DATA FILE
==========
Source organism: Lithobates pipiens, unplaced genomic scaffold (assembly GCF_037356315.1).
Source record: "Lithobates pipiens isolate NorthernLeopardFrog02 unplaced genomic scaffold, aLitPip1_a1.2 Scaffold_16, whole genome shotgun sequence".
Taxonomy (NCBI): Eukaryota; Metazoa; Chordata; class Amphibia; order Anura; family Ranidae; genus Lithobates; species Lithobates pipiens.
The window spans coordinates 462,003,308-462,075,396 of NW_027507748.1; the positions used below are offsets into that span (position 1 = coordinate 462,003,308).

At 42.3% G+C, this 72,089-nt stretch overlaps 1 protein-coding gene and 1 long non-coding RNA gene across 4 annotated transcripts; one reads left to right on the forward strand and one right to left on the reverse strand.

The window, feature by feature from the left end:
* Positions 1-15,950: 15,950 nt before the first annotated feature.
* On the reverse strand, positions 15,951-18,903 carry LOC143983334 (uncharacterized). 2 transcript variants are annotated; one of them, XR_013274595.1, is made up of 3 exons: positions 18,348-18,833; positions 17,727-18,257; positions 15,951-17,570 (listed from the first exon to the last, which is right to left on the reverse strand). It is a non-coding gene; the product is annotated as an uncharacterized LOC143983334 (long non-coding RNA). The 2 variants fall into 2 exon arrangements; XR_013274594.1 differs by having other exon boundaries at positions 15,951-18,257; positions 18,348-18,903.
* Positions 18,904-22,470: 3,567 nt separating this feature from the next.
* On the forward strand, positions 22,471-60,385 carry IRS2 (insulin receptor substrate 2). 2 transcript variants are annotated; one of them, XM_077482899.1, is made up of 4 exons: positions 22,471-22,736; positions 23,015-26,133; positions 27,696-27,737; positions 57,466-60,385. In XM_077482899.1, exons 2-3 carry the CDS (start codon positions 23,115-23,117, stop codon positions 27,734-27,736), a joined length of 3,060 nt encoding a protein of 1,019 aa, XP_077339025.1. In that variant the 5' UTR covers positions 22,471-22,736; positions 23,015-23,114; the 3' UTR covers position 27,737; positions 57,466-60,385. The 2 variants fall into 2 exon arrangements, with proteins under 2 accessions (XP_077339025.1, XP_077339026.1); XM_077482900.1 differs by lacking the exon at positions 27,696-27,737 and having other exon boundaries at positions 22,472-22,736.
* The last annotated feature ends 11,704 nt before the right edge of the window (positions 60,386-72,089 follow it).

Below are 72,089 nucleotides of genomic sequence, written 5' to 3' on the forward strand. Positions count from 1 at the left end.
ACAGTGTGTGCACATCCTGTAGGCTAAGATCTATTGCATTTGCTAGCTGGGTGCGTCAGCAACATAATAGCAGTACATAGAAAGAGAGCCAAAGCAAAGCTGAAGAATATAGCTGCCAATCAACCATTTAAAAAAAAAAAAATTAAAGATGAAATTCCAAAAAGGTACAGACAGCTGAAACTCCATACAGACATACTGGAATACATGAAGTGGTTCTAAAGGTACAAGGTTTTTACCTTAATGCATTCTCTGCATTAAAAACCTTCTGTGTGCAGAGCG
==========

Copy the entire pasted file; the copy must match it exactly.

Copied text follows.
Source organism: Lithobates pipiens, unplaced genomic scaffold (assembly GCF_037356315.1).
Source record: "Lithobates pipiens isolate NorthernLeopardFrog02 unplaced genomic scaffold, aLitPip1_a1.2 Scaffold_16, whole genome shotgun sequence".
Taxonomy (NCBI): Eukaryota; Metazoa; Chordata; class Amphibia; order Anura; family Ranidae; genus Lithobates; species Lithobates pipiens.
The window spans coordinates 462,003,308-462,075,396 of NW_027507748.1; the positions used below are offsets into that span (position 1 = coordinate 462,003,308).

At 42.3% G+C, this 72,089-nt stretch overlaps 1 protein-coding gene and 1 long non-coding RNA gene across 4 annotated transcripts; one reads left to right on the forward strand and one right to left on the reverse strand.

The window, feature by feature from the left end:
* Positions 1-15,950: 15,950 nt before the first annotated feature.
* On the reverse strand, positions 15,951-18,903 carry LOC143983334 (uncharacterized). 2 transcript variants are annotated; one of them, XR_013274595.1, is made up of 3 exons: positions 18,348-18,833; positions 17,727-18,257; positions 15,951-17,570 (listed from the first exon to the last, which is right to left on the reverse strand). It is a non-coding gene; the product is annotated as an uncharacterized LOC143983334 (long non-coding RNA). The 2 variants fall into 2 exon arrangements; XR_013274594.1 differs by having other exon boundaries at positions 15,951-18,257; positions 18,348-18,903.
* Positions 18,904-22,470: 3,567 nt separating this feature from the next.
* On the forward strand, positions 22,471-60,385 carry IRS2 (insulin receptor substrate 2). 2 transcript variants are annotated; one of them, XM_077482899.1, is made up of 4 exons: positions 22,471-22,736; positions 23,015-26,133; positions 27,696-27,737; positions 57,466-60,385. In XM_077482899.1, exons 2-3 carry the CDS (start codon positions 23,115-23,117, stop codon positions 27,734-27,736), a joined length of 3,060 nt encoding a protein of 1,019 aa, XP_077339025.1. In that variant the 5' UTR covers positions 22,471-22,736; positions 23,015-23,114; the 3' UTR covers position 27,737; positions 57,466-60,385. The 2 variants fall into 2 exon arrangements, with proteins under 2 accessions (XP_077339025.1, XP_077339026.1); XM_077482900.1 differs by lacking the exon at positions 27,696-27,737 and having other exon boundaries at positions 22,472-22,736.
* The last annotated feature ends 11,704 nt before the right edge of the window (positions 60,386-72,089 follow it).

Below are 72,089 nucleotides of genomic sequence, written 5' to 3' on the forward strand. Positions count from 1 at the left end.
ACAGTGTGTGCACATCCTGTAGGCTAAGATCTATTGCATTTGCTAGCTGGGTGCGTCAGCAACATAATAGCAGTACATAGAAAGAGAGCCAAAGCAAAGCTGAAGAATATAGCTGCCAATCAACCATTTAAAAAAAAAAAAATTAAAGATGAAATTCCAAAAAGGTACAGACAGCTGAAACTCCATACAGACATACTGGAATACATGAAGTGGTTCTAAAGGTACAAGGTTTTTACCTTAATGCATTCTCTGCATTAAAAACCTTCTGTGTGCAGAGCG